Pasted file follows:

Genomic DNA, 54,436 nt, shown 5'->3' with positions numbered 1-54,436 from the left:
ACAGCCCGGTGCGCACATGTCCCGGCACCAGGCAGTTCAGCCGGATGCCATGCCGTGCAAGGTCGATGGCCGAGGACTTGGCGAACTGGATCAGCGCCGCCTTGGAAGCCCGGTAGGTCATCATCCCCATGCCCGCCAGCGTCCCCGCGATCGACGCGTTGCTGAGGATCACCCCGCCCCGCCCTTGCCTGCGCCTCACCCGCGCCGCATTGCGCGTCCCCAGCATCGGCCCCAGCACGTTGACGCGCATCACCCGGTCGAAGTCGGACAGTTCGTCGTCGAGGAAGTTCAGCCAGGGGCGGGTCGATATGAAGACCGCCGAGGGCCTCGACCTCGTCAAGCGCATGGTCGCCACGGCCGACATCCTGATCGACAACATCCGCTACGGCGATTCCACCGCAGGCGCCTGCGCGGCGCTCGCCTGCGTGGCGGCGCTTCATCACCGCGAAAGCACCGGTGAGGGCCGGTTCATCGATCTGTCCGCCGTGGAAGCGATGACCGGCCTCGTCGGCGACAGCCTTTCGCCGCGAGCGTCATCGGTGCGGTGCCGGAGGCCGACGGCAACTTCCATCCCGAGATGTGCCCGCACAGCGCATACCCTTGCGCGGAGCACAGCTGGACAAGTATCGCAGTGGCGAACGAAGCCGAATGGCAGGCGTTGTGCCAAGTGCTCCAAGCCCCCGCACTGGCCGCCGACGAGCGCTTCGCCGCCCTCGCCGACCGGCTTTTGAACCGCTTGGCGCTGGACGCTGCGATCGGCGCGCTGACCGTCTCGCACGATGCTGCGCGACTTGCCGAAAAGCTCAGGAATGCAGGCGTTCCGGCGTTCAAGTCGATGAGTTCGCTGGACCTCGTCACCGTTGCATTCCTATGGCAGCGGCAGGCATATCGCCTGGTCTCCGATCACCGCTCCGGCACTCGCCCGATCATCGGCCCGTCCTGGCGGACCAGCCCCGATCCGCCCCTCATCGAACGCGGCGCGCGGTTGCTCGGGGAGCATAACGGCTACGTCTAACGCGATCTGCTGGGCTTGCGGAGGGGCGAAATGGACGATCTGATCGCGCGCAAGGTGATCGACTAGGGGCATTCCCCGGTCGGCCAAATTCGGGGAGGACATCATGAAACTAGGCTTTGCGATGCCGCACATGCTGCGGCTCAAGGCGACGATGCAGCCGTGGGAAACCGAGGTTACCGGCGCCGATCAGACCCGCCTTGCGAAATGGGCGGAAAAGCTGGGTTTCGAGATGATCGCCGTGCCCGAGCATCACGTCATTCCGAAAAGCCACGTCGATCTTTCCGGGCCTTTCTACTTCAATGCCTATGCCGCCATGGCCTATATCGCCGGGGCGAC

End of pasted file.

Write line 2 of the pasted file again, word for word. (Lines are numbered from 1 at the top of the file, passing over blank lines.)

ACAGCCCGGTGCGCACATGTCCCGGCACCAGGCAGTTCAGCCGGATGCCATGCCGTGCAAGGTCGATGGCCGAGGACTTGGCGAACTGGATCAGCGCCGCCTTGGAAGCCCGGTAGGTCATCATCCCCATGCCCGCCAGCGTCCCCGCGATCGACGCGTTGCTGAGGATCACCCCGCCCCGCCCTTGCCTGCGCCTCACCCGCGCCGCATTGCGCGTCCCCAGCATCGGCCCCAGCACGTTGACGCGCATCACCCGGTCGAAGTCGGACAGTTCGTCGTCGAGGAAGTTCAGCCAGGGGCGGGTCGATATGAAGACCGCCGAGGGCCTCGACCTCGTCAAGCGCATGGTCGCCACGGCCGACATCCTGATCGACAACATCCGCTACGGCGATTCCACCGCAGGCGCCTGCGCGGCGCTCGCCTGCGTGGCGGCGCTTCATCACCGCGAAAGCACCGGTGAGGGCCGGTTCATCGATCTGTCCGCCGTGGAAGCGATGACCGGCCTCGTCGGCGACAGCCTTTCGCCGCGAGCGTCATCGGTGCGGTGCCGGAGGCCGACGGCAACTTCCATCCCGAGATGTGCCCGCACAGCGCATACCCTTGCGCGGAGCACAGCTGGACAAGTATCGCAGTGGCGAACGAAGCCGAATGGCAGGCGTTGTGCCAAGTGCTCCAAGCCCCCGCACTGGCCGCCGACGAGCGCTTCGCCGCCCTCGCCGACCGGCTTTTGAACCGCTTGGCGCTGGACGCTGCGATCGGCGCGCTGACCGTCTCGCACGATGCTGCGCGACTTGCCGAAAAGCTCAGGAATGCAGGCGTTCCGGCGTTCAAGTCGATGAGTTCGCTGGACCTCGTCACCGTTGCATTCCTATGGCAGCGGCAGGCATATCGCCTGGTCTCCGATCACCGCTCCGGCACTCGCCCGATCATCGGCCCGTCCTGGCGGACCAGCCCCGATCCGCCCCTCATCGAACGCGGCGCGCGGTTGCTCGGGGAGCATAACGGCTACGTCTAACGCGATCTGCTGGGCTTGCGGAGGGGCGAAATGGACGATCTGATCGCGCGCAAGGTGATCGACTAGGGGCATTCCCCGGTCGGCCAAATTCGGGGAGGACATCATGAAACTAGGCTTTGCGATGCCGCACATGCTGCGGCTCAAGGCGACGATGCAGCCGTGGGAAACCGAGGTTACCGGCGCCGATCAGACCCGCCTTGCGAAATGGGCGGAAAAGCTGGGTTTCGAGATGATCGCCGTGCCCGAGCATCACGTCATTCCGAAAAGCCACGTCGATCTTTCCGGGCCTTTCTACTTCAATGCCTATGCCGCCATGGCCTATATCGCCGGGGCGAC